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Manipulation, injustice, and technology

In Michael Klenk & Fleur Jongepier (eds.), The Philosophy of Online Manipulation. Routledge. pp. 108-131 (2022)

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  1. The Philosophy of Online Manipulation.Michael Klenk & Fleur Jongepier (eds.) - 2022 - Routledge.
    Are we being manipulated online? If so, is being manipulated by online technologies and algorithmic systems notably different from human forms of manipulation? And what is under threat exactly when people are manipulated online? This volume provides philosophical and conceptual depth to debates in digital ethics about online manipulation. The contributions explore the ramifications of our increasingly consequential interactions with online technologies such as online recommender systems, social media, user-friendly design, micro-targeting, default-settings, gamification, and real-time profiling. The authors in this (...)
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  • Ethics of generative AI and manipulation: a design-oriented research agenda.Michael Klenk - 2024 - Ethics and Information Technology 26 (1):1-15.
    Generative AI enables automated, effective manipulation at scale. Despite the growing general ethical discussion around generative AI, the specific manipulation risks remain inadequately investigated. This article outlines essential inquiries encompassing conceptual, empirical, and design dimensions of manipulation, pivotal for comprehending and curbing manipulation risks. By highlighting these questions, the article underscores the necessity of an appropriate conceptualisation of manipulation to ensure the responsible development of Generative AI technologies.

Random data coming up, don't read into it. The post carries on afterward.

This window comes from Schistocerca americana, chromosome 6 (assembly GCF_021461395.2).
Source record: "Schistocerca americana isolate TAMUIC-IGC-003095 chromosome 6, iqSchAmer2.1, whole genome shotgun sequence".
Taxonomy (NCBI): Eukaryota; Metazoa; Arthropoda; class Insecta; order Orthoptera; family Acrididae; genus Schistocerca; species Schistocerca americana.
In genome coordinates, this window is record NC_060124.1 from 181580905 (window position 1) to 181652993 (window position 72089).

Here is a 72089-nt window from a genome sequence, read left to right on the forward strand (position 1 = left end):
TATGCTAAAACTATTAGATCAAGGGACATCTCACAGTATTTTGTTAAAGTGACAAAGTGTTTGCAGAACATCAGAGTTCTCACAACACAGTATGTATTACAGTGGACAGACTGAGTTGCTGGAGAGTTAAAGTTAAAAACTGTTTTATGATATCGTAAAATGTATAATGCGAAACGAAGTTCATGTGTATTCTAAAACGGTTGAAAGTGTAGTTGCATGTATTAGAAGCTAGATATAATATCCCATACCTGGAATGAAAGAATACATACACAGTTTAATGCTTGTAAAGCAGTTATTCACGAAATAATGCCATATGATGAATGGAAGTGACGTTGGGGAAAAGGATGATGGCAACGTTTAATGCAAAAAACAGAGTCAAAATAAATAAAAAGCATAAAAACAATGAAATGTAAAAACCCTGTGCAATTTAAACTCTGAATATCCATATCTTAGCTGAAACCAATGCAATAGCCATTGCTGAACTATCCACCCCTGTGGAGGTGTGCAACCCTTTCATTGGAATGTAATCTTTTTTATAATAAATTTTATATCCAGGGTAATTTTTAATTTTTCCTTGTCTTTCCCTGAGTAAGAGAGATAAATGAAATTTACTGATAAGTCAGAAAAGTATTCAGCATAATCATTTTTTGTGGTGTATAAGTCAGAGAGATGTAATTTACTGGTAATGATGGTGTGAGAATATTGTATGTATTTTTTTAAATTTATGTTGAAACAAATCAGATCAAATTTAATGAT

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  • Algorithmic Transparency and Manipulation.Michael Klenk - 2023 - Philosophy and Technology 36 (4):1-20.
    A series of recent papers raises worries about the manipulative potential of algorithmic transparency (to wit, making visible the factors that influence an algorithm’s output). But while the concern is apt and relevant, it is based on a fraught understanding of manipulation. Therefore, this paper draws attention to the ‘indifference view’ of manipulation, which explains better than the ‘vulnerability view’ why algorithmic transparency has manipulative potential. The paper also raises pertinent research questions for future studies of manipulation in the context (...)
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